Molecular characteristic of treatment failure clinical isolates of Leishmania major

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Microbiology

Introduction

Leishmaniasis is a common disease in the tropical and subtropical regions of the world with a wide range of clinical symptoms caused by Leishmania spp. and transmitted by Phlebotomus spp. The symptoms vary from spontaneous cutaneous lesions to lethal visceral forms (Burza, Croft & Boelaert, 2018). Cutaneous Leishmaniasis (CL) is considered the most common form of this disease. Based on the World Health Organization (WHO) report, leishmaniasis is listed among 20 neglected tropical diseases (World Health Organization, 2018a). According to the WHO, annually, more than 350 million people in over 98 countries are exposed to new infections, which are more than 2 million. Cutaneous leishmaniasis involved roughly 0.6 to 1 million cases (Burza, Croft & Boelaert, 2018; Mouttaki et al., 2014; Tabbabi, 2019). CL is endemic in various parts of Europe, Africa, and Asia, particularly in Central Asia and the Middle East. Many new CL cases have been reported from six countries, including Afghanistan, Algeria, Brazil, Colombia, the Syrian Arab Republic and the Islamic Republic of Iran, in 2015. It is assumed that many factors, including environmental and individual migration, travel, increased immunosuppressed patients, and inappropriate insecticides, are contributing factors to the higher prevalence of new CL cases (Centers for Disease Control & Prevention, 2018; World Health Organization, 2018b). The CL epidemic was reported in the Syrian Arab Republic, followed by out-breaks in Lebanon, Jordan, and Turkey. Besides, there have been some reports from the outbreaks in Iran, Iraq, and Colombia (Alasaad, 2013; Alawieh et al., 2014; Du et al., 2016; Hayani, Dandashli & Weisshaar, 2015; Inci et al., 2015). The CL outbreaks may be due to the progressive and closer contacts of human beings with sandflies, human population expansion and moving to suburb areas where sandflies and reservoirs inhabit, or due to exposure with the hosts in the endemic areas (Magill, 2015). In some other endemic areas, such as Texas in the South Central Region of the United States, travel has been considered main reason (Bravo, 2018; Wright et al., 2008). CL is prevalent in many parts of Iran such as Tehran, Mashhad, Tabriz, Kerman, Isfahan, Neyshabur, Bam and Yazd. CL occurred in urban and rural regions is mainly caused by L. tropica and L. major, respectively.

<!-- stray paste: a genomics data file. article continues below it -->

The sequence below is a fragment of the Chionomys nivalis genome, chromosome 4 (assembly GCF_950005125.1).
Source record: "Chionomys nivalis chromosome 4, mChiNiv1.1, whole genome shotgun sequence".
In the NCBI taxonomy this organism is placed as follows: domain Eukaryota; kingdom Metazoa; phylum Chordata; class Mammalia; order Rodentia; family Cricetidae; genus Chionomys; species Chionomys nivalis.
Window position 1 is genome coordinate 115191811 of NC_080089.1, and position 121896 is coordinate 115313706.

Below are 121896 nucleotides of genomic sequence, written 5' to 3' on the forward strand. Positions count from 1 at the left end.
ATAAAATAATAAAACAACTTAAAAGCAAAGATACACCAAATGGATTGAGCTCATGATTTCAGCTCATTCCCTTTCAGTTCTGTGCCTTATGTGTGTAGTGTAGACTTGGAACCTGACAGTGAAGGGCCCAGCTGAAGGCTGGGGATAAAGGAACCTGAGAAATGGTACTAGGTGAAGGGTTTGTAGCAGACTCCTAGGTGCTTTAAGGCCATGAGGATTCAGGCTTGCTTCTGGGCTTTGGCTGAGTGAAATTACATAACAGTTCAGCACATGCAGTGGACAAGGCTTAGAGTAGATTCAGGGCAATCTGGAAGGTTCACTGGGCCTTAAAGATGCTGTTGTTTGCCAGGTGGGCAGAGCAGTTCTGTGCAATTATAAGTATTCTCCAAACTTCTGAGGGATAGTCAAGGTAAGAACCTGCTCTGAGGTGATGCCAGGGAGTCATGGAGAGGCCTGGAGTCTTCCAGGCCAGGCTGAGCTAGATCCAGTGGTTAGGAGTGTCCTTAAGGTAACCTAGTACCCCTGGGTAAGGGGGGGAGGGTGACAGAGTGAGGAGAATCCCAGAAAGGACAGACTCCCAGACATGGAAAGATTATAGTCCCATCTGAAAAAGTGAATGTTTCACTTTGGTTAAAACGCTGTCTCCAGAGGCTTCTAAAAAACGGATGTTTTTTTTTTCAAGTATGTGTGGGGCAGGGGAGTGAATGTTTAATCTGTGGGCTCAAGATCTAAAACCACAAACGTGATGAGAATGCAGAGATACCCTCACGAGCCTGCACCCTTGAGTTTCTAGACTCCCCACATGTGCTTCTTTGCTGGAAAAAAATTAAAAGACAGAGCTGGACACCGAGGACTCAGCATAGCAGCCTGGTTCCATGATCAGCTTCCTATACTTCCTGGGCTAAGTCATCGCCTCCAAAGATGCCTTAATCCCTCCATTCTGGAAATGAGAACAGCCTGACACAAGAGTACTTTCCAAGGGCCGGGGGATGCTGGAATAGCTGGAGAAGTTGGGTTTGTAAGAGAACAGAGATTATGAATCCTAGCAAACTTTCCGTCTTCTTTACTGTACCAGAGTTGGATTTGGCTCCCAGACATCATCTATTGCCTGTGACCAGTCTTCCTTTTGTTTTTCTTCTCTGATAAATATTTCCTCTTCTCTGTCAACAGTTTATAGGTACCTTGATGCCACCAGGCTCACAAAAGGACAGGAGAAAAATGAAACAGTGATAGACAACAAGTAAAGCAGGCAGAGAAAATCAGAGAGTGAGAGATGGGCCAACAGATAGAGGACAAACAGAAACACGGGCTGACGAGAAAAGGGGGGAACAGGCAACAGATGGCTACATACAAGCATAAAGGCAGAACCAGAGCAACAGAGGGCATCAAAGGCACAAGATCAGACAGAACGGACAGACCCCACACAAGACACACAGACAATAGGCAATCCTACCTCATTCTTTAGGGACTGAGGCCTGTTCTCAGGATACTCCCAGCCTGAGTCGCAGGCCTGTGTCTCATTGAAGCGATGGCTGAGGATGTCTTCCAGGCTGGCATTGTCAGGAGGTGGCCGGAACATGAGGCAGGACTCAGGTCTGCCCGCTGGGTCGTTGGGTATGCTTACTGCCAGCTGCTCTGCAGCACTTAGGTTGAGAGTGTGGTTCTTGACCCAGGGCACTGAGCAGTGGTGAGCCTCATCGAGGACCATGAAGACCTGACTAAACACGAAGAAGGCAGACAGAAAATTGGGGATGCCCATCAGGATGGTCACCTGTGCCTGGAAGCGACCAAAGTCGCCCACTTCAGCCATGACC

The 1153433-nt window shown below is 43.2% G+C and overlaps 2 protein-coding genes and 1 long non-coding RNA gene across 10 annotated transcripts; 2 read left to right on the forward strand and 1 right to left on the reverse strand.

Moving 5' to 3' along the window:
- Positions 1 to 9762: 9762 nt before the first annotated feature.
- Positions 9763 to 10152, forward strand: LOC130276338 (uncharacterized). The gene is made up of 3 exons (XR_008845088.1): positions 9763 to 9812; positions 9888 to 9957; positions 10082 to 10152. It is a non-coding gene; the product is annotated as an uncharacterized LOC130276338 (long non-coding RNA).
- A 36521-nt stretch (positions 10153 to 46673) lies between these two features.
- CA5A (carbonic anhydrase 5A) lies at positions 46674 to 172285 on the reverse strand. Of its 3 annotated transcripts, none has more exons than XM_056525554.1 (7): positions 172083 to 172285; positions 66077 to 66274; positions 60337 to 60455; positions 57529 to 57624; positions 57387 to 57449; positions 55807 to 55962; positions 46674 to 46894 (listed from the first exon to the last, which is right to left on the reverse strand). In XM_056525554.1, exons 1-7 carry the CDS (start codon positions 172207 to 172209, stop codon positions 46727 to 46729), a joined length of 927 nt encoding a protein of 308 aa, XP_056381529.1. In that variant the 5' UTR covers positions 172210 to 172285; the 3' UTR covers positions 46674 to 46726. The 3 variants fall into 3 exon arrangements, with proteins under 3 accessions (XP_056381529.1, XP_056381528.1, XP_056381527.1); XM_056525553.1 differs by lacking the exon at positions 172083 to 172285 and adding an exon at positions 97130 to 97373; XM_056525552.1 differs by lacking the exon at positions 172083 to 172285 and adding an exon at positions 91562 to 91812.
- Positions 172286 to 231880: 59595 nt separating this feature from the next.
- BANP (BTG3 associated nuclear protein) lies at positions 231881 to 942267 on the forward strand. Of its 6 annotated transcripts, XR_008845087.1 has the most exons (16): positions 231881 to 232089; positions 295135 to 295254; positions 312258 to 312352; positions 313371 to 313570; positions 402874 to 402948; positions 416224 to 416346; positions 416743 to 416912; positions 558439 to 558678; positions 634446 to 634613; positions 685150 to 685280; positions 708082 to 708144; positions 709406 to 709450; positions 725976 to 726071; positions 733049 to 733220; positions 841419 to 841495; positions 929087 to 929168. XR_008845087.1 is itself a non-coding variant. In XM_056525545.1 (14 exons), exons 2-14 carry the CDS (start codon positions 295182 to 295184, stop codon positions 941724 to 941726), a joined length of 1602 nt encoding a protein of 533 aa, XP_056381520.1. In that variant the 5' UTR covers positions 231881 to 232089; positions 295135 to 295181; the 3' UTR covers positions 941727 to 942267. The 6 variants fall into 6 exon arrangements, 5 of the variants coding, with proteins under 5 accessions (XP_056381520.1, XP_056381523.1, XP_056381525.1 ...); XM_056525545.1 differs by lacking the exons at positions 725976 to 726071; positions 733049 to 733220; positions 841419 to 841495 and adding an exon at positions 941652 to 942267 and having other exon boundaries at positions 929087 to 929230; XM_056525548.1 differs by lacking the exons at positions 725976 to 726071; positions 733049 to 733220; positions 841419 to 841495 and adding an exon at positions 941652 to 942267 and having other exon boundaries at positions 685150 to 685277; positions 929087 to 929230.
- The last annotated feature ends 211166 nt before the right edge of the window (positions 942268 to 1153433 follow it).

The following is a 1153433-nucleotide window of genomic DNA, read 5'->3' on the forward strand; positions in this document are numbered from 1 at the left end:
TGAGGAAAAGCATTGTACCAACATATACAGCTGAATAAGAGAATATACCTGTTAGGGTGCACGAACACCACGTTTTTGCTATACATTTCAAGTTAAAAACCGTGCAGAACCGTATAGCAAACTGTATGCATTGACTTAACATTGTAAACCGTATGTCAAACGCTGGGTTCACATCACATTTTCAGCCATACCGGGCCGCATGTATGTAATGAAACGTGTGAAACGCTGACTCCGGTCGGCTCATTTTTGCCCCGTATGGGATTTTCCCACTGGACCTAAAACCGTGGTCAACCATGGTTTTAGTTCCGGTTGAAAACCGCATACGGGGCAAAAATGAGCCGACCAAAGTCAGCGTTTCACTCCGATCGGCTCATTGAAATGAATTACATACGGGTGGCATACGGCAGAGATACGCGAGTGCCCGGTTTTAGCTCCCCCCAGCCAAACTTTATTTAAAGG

Initially, Leishmania detection was based on the size, the shape of the wound, geographic location, and the injections to the laboratory animals (Fotouhi-Ardakani et al., 2016). These methods could not accurately identify the parasite species and strains, so molecular techniques were used as a suitable alternative method (Marcili et al., 2014). Molecular techniques also help to determine the parasite’s genetic characterization, which can be considered to design precise and appropriate control and preventive programs and develop an efficient vaccine and drug (Khosravi et al., 2012). Various target genes were used from mitochondria and nucleus (Stevenson, Fedorko & Zelazny, 2010; Lopes et al., 2016) used in a phylogenetic study of Leishmania, including, internal transcribed spacer of ribosomal DNA (ITS-rDNA; Hijawi, Hijjawi & Ibbini, 2019), heat shock proteins (Espada et al., 2018), cytochrome b (Yuan et al., 2017), kinetoplast DNA (kDNA; Dalimi et al., 2018.), 7SL RNA gene (Razavinasab et al., 2019), and cytochrome oxidase II (COXII; Cao et al., 2011). It is essential to use valuable gene targets as the barcode genes to show CL agents’ different characterization (Ziaei Hezarjaribi et al., 2020).